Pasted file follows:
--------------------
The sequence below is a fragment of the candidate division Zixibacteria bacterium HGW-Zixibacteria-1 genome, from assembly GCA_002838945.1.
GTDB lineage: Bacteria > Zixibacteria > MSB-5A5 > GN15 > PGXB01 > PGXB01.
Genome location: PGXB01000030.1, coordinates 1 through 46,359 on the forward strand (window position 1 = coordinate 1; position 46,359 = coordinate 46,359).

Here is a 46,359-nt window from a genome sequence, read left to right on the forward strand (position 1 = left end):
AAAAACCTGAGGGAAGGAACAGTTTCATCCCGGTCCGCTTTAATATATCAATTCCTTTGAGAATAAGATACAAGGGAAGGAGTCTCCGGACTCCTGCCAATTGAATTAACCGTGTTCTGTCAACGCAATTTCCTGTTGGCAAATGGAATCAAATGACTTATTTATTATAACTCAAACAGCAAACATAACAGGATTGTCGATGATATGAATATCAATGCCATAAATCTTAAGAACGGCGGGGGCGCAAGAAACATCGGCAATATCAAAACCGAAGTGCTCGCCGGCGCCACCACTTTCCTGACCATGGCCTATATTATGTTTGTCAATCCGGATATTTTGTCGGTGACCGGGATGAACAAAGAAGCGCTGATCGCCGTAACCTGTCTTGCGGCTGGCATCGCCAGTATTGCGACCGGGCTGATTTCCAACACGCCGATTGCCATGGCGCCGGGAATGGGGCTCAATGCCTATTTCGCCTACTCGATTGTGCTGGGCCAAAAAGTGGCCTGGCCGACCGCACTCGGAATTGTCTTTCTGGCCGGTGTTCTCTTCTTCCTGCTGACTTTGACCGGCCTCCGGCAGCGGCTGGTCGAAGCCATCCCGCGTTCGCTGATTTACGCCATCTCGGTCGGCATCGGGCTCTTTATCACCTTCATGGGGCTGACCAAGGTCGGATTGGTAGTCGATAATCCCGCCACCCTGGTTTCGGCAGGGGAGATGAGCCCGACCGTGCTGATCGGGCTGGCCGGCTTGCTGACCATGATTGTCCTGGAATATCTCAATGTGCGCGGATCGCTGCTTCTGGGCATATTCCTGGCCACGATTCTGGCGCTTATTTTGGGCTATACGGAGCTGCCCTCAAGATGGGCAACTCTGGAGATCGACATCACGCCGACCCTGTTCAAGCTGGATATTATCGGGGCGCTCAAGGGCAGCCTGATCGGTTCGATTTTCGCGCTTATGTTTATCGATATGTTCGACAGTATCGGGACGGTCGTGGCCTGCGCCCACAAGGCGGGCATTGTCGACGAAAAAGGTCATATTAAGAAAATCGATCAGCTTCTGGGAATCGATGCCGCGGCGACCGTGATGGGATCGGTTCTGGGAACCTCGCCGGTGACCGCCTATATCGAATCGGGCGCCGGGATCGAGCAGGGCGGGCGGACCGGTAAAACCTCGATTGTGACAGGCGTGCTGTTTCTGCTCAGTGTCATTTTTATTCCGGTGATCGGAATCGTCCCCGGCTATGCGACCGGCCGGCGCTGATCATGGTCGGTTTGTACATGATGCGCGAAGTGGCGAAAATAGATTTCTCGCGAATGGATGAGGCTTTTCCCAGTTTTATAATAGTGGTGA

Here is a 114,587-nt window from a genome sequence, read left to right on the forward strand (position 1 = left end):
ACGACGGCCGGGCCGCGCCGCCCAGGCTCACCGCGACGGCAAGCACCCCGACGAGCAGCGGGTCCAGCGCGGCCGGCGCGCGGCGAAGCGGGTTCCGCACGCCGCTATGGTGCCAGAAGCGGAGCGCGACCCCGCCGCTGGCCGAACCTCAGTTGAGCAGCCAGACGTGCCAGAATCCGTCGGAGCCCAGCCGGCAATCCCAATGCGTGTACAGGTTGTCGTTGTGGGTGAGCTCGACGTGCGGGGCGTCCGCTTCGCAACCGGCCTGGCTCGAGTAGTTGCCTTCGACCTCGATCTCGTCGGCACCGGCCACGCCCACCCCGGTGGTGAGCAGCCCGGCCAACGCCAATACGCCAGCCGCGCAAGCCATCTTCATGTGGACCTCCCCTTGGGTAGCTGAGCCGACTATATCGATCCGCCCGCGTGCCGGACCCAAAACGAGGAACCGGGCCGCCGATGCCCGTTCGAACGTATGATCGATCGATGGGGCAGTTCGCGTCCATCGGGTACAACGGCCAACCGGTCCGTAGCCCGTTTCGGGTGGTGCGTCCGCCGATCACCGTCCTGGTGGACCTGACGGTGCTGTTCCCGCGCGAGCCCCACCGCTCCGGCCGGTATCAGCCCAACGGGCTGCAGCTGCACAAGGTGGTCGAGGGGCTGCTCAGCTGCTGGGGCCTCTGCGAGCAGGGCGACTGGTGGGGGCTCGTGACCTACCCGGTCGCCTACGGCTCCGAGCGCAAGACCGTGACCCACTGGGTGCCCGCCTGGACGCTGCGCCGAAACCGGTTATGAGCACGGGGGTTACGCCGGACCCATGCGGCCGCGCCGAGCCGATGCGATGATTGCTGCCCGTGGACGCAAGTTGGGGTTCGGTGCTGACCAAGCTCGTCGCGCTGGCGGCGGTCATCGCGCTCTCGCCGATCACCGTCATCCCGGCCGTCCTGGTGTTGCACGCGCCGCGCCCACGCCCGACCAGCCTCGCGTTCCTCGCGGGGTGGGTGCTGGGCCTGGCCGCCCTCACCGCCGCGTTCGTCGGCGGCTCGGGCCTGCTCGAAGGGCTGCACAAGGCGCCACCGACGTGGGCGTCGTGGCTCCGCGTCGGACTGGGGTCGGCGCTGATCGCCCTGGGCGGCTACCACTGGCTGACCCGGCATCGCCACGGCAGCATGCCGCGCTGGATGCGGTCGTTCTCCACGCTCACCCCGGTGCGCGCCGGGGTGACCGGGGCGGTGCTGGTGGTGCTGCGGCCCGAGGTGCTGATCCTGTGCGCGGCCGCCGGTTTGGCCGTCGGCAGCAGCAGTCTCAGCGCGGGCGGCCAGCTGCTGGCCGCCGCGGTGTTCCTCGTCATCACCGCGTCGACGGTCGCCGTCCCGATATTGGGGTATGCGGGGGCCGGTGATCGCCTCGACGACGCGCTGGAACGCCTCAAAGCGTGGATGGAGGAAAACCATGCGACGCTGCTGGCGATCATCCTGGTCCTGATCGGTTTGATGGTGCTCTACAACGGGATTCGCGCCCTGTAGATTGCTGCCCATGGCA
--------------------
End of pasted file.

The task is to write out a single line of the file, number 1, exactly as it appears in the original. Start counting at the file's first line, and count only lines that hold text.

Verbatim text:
The sequence below is a fragment of the candidate division Zixibacteria bacterium HGW-Zixibacteria-1 genome, from assembly GCA_002838945.1.